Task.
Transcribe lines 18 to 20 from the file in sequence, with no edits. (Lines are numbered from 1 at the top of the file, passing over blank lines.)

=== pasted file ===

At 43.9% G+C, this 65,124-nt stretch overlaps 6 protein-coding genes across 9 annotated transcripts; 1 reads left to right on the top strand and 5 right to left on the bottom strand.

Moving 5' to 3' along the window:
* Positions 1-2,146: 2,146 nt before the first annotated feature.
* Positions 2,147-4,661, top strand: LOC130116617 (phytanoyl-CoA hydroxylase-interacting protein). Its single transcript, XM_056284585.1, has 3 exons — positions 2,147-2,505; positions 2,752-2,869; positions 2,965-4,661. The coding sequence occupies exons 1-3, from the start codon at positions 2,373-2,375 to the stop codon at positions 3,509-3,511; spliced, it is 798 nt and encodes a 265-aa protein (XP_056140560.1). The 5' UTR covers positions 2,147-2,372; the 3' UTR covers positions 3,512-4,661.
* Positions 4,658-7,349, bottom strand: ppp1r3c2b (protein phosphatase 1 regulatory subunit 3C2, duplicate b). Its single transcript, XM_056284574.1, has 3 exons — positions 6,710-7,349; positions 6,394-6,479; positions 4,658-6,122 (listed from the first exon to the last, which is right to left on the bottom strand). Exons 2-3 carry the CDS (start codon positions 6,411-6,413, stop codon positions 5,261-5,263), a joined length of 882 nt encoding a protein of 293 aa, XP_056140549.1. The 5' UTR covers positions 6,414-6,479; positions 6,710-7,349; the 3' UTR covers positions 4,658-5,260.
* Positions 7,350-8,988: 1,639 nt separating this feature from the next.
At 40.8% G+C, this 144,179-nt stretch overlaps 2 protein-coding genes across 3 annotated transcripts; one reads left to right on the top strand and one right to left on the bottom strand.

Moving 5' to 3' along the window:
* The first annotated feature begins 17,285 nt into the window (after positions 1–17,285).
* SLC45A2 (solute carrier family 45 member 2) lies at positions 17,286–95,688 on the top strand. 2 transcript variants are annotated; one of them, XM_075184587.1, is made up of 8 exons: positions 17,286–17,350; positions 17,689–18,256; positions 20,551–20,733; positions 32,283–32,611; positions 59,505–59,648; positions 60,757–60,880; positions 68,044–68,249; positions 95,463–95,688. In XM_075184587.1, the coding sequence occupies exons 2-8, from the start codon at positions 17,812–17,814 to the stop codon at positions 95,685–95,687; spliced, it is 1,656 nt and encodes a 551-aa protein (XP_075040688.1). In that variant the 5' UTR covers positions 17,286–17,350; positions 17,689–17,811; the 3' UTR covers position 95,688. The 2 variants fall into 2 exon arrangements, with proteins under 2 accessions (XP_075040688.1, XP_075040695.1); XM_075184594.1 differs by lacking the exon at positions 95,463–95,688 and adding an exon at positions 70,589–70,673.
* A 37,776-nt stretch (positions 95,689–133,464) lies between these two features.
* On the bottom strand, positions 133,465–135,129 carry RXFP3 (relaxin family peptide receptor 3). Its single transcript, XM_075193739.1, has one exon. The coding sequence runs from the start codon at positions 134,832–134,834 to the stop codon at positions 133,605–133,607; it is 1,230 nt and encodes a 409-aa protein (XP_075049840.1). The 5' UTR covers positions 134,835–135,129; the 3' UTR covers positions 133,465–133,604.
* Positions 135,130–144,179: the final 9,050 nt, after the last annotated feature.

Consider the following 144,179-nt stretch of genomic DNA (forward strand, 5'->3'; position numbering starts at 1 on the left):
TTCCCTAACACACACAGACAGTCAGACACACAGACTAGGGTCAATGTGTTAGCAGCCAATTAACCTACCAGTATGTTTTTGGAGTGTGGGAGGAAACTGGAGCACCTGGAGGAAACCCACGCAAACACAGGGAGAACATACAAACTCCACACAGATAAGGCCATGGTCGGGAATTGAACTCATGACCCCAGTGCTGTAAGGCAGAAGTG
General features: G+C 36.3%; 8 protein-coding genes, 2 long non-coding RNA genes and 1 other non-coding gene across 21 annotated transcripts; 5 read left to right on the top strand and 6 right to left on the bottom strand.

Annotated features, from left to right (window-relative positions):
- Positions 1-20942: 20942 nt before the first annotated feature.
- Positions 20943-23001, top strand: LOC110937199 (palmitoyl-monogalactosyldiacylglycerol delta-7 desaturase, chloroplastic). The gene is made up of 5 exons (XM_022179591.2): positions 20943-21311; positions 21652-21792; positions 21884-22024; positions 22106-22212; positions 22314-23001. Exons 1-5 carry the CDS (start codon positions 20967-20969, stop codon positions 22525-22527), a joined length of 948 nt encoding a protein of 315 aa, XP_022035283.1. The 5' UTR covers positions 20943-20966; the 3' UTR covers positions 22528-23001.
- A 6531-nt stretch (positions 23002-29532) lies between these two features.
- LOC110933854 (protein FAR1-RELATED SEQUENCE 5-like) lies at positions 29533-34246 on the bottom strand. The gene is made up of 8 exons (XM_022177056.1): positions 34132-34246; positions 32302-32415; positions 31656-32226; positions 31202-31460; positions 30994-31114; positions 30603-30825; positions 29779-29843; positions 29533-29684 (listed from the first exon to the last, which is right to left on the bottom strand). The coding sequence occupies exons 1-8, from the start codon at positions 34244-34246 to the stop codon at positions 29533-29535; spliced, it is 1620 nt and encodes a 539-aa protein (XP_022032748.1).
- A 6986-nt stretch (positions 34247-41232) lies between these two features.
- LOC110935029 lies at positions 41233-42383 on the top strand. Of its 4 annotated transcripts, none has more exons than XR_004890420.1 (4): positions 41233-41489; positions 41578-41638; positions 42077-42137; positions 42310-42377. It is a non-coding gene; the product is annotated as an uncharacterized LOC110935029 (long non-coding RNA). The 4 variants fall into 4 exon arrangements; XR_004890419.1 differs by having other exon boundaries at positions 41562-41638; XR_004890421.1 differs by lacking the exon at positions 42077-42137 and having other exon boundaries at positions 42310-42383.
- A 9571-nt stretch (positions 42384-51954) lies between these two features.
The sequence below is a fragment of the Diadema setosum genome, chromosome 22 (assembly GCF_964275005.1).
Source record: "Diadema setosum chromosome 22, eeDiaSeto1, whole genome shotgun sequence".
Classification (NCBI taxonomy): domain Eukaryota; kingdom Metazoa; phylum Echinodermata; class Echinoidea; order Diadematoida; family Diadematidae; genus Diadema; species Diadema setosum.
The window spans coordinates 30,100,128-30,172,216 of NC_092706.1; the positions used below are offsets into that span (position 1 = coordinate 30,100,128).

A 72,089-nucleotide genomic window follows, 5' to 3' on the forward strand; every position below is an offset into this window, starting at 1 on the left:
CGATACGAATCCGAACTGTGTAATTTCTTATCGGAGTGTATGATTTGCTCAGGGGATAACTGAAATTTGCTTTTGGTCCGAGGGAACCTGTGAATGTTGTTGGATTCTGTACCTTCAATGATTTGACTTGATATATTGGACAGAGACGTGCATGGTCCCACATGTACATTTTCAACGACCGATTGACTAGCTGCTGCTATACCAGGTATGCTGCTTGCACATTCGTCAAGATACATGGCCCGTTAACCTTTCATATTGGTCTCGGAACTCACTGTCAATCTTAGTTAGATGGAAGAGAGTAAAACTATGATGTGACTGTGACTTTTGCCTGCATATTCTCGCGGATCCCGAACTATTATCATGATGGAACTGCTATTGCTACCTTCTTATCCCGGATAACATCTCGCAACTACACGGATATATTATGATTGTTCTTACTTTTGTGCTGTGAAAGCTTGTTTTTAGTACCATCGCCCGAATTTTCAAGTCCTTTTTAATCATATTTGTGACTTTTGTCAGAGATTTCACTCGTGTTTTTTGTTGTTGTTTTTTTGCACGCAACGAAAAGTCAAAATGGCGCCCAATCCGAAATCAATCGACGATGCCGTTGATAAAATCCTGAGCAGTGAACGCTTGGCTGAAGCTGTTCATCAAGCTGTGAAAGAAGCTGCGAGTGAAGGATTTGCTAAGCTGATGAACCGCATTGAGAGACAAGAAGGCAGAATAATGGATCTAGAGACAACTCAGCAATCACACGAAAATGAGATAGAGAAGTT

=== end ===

- Positions 1-20942: 20942 nt before the first annotated feature.
- Positions 20943-23001, top strand: LOC110937199 (palmitoyl-monogalactosyldiacylglycerol delta-7 desaturase, chloroplastic). The gene is made up of 5 exons (XM_022179591.2): positions 20943-21311; positions 21652-21792; positions 21884-22024; positions 22106-22212; positions 22314-23001. Exons 1-5 carry the CDS (start codon positions 20967-20969, stop codon positions 22525-22527), a joined length of 948 nt encoding a protein of 315 aa, XP_022035283.1. The 5' UTR covers positions 20943-20966; the 3' UTR covers positions 22528-23001.
- A 6531-nt stretch (positions 23002-29532) lies between these two features.